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The Roxy Letters

Review

The Roxy Letters

Written entirely in letters, Mary Pauline Lowry’s THE ROXY LETTERS is a humorous, deliciously messy look at the life of Roxy, a lovelorn activist who is ready for her life to begin --- whether the world is ready for her or not.

When we meet the titular Roxy, she has just made a huge decision by allowing her feckless ex-boyfriend, Everett, to rent her spare bedroom. She begins his rental period by writing him a letter of ground rules, namely that he must accept that they will never again enter a romantic relationship and that he must get a job. Though Roxy’s first letter is mostly a list of do’s and don’ts, Lowry manages to reveal a lot about her personality in only a few pages: she is a bit kooky, a little self-centered and very, very stuck.

"...a humorous, deliciously messy look at the life of Roxy, a lovelorn activist who is ready for her life to begin --- whether the world is ready for her or not."

As Roxy continues to leave letters for the hapless, still somehow mostly unemployed Everett, we learn a lot about her. She is envious of her college girlfriends, who have all ascended to office jobs and quiet stability, but she still has the soul of an artist --- despite the fact that her last major breakup stunted her will to create. She is also an avid vegetarian and an activist dead set on making sure that her beloved town of Austin, Texas, does not become gentrified. She works at Whole Foods and has just watched her best friend get promoted to the seemingly mythological fifth floor, and she is starting to worry that she will never realize her full --- or even her half --- potential. In sum, she is an every millennial: full of dreams and ambitions, morals and campaigns, yet is completely frozen in place and, with the reemergence of Everett into her life, possibly regressing.

When a new Lululemon --- a brand, in Roxy’s own words, “destined to sell overpriced workout gear to trophy wives whose sole job is to attend Pure Barre and keep it tight” --- opens in a local spot previously occupied by her favorite video rental store, she becomes incensed and, with the help of a new friend, decides to finally take control of her life. At the same time, her letters to Everett become less about his sloppiness and flaws as a renter and more about the ins and outs of her life --- from her failed flirtations with a sexy coworker, to her insecurities about making new friends, and even about how she looks in her new godforsaken Lululemons. And reader, it is a trip.

Because the book is composed entirely in letters, there is a lot of “telling, not showing,” which normally would render a novel a complete fail. Yet Lowry exceeds at giving her readers just enough nuance and depth to create a fully realized portrait of Roxy, even when she is not entirely honest in her correspondences. Roxy is equal parts funny and irritating, and you will laugh just as frequently at you will roll your eyes at her. But she is definitely unique, and THE ROXY LETTERS is an intriguing addition to the realm of 20-something literature that will appeal to millennials and older readers alike.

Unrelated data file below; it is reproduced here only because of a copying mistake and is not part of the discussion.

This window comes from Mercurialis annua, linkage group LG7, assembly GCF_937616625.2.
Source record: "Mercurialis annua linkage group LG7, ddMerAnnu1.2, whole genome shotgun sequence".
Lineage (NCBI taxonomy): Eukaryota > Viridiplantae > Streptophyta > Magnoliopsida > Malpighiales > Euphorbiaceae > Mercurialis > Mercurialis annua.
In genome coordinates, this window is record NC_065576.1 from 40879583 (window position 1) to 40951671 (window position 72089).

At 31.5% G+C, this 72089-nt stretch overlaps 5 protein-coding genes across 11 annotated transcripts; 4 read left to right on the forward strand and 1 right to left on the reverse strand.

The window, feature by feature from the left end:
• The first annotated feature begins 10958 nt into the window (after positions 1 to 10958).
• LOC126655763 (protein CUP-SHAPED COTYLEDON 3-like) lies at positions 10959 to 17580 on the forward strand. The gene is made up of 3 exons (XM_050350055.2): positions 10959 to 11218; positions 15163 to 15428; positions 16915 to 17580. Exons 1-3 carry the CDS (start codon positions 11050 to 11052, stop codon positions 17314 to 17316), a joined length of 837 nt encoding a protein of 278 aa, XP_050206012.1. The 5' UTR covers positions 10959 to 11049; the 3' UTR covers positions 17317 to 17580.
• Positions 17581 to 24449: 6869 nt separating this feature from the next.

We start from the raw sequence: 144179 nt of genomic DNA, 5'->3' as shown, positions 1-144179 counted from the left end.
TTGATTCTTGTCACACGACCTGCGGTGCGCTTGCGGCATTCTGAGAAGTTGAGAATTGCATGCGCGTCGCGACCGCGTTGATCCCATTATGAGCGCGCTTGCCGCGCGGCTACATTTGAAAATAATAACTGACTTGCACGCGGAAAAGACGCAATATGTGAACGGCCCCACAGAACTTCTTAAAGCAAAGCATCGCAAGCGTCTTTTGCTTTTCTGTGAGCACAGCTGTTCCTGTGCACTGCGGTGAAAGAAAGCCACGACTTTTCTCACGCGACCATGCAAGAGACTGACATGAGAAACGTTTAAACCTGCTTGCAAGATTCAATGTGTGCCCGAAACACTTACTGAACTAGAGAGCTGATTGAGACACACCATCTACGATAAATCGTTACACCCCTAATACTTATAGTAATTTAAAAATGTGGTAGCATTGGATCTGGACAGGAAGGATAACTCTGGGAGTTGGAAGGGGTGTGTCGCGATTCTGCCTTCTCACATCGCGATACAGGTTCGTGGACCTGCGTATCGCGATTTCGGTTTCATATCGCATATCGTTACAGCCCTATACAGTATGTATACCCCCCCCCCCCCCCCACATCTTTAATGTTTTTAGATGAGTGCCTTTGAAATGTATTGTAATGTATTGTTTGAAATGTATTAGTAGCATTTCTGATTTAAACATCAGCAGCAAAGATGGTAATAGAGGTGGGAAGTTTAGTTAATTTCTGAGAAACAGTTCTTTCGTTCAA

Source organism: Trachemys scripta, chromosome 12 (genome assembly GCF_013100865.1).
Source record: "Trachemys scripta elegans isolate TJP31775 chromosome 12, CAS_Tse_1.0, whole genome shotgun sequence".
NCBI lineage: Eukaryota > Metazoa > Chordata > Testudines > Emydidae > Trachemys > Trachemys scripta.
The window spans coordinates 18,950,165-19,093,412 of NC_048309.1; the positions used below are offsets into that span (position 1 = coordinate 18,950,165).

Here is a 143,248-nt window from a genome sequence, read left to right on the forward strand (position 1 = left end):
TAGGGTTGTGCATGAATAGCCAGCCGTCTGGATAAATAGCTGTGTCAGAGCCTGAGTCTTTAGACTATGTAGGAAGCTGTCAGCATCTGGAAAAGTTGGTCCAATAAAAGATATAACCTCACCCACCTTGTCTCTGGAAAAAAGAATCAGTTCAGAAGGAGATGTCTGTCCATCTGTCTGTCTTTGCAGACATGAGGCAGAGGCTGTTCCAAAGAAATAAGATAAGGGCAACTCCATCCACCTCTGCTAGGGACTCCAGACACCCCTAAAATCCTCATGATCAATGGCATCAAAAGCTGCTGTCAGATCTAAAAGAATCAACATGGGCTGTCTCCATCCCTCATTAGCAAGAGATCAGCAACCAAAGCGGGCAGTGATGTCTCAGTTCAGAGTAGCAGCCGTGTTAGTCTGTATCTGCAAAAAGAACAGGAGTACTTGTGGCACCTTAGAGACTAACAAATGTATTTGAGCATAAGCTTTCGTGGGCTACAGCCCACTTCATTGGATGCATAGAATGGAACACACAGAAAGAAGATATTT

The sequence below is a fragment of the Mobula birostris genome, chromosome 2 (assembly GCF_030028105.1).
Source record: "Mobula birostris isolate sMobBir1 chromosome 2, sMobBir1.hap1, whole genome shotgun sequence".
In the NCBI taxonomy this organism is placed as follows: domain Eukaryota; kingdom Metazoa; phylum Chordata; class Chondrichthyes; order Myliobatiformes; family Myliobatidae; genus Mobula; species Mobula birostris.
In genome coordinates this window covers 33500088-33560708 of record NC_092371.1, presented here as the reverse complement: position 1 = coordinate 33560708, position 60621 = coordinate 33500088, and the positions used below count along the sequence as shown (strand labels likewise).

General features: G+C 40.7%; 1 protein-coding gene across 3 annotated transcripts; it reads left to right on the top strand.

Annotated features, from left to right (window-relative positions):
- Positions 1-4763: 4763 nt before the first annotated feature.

What makes it shine is Roxy’s wit and sense of humor. She compares the surge of Starbucks stores to the “spread of an STD in a nursing home,” and her often ridiculous and sometimes desperate reminders to Everett not to fall in love with her read like a teenager’s diary, in all of the best, cringeworthy ways. Roxy is her own worst enemy, and Lowry excels at highlighting not only the best parts of her, but how she often stands in the way of her own success, all without judgment or rebuke.

That said, I can see how Roxy could be grating on many readers, and I, too, found her unbearably vapid at times. Whenever she announces a new cause --- veganism, anti-corporatism, etc. --- she immediately underscores her own enthusiasm by journeying into the dark side and eating a wheel of cheese or rocking a new pair of Lululemons. Still, I found it impossible to break away from her and her letters. Roxy is the worst in all of us: worried about the future of consumerism, yet desperate to receive our Amazon Prime purchases in exactly two days; critical of the corporatization of beloved chains and yet unwilling to shop elsewhere, fearing the loss of convenience.

Roxy is not the lovable Bridget Jones or the controversial Bernadette of WHERE’D YOU GO, BERNADETTE. She is entirely original and completely in ownership of her own flaws and shortcomings, which may deter some readers for being just a little too real. In exposing her protagonist so clearly on the page, Lowry has given us someone to love and to hate, a plethora of witty new phrases to use, and, above all, a laugh-out-loud trek into the mind of a millennial everywoman (who looks amazing in a pair of Lululemons).

Reviewed by Rebecca Munro on May 22, 2020

The Roxy Letters
by Mary Pauline Lowry

  • Publication Date: April 7, 2020
  • Genres: Fiction, Humor, Women's Fiction
  • Hardcover: 320 pages
  • Publisher: Simon & Schuster
  • ISBN-10: 1982121432
  • ISBN-13: 9781982121433